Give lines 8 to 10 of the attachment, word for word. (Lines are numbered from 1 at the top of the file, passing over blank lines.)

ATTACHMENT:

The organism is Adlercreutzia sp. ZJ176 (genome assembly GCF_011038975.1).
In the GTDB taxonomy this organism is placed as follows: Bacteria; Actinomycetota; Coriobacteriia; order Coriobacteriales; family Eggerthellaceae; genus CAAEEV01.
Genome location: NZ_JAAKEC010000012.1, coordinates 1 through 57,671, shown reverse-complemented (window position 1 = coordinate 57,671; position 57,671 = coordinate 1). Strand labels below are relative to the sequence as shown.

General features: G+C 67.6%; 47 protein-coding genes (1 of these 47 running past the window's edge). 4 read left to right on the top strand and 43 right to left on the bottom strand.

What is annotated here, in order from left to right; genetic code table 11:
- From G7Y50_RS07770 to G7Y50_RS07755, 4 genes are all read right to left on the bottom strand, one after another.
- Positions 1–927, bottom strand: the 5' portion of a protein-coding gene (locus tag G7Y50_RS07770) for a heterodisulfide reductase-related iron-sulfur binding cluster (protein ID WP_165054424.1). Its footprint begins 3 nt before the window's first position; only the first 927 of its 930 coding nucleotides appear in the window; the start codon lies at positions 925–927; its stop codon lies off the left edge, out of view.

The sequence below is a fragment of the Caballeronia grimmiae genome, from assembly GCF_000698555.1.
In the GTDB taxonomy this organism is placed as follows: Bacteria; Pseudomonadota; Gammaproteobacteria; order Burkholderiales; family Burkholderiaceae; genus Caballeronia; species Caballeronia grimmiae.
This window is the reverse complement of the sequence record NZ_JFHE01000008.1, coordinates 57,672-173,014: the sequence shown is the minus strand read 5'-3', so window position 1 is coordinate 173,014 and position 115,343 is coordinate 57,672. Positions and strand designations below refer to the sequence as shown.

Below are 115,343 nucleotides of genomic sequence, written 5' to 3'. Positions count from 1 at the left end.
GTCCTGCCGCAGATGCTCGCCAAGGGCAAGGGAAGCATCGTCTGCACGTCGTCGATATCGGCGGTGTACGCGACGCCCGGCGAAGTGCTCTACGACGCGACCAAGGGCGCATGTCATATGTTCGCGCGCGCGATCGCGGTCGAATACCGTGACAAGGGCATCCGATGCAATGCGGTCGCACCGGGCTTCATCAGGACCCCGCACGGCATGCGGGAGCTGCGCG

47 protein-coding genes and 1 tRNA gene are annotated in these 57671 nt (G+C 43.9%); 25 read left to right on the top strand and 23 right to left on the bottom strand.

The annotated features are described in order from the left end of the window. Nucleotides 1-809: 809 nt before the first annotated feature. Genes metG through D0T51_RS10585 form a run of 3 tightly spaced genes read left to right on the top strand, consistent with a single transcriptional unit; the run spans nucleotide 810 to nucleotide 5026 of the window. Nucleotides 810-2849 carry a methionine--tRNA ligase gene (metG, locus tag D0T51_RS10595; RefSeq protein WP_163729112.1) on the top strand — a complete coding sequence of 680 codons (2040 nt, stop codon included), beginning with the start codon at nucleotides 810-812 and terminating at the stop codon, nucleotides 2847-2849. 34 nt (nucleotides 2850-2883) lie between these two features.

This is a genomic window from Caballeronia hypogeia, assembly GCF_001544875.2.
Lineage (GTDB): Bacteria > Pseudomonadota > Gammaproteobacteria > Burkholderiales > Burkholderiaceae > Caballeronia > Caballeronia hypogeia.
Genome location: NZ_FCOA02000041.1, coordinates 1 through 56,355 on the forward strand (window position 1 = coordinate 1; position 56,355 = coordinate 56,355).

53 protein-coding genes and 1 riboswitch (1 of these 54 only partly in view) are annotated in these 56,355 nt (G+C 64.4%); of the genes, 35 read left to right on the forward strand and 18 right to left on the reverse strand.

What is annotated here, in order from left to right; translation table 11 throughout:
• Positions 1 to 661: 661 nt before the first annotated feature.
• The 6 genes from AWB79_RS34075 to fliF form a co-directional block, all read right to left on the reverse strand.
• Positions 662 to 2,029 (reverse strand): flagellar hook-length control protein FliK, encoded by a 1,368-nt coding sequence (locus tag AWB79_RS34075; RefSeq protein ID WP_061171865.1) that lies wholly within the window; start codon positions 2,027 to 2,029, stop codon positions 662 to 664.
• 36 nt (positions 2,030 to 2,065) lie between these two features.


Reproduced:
The sequence below is a fragment of the Caballeronia grimmiae genome, from assembly GCF_000698555.1.
In the GTDB taxonomy this organism is placed as follows: Bacteria; Pseudomonadota; Gammaproteobacteria; order Burkholderiales; family Burkholderiaceae; genus Caballeronia; species Caballeronia grimmiae.
This window is the reverse complement of the sequence record NZ_JFHE01000008.1, coordinates 57,672-173,014: the sequence shown is the minus strand read 5'-3', so window position 1 is coordinate 173,014 and position 115,343 is coordinate 57,672. Positions and strand designations below refer to the sequence as shown.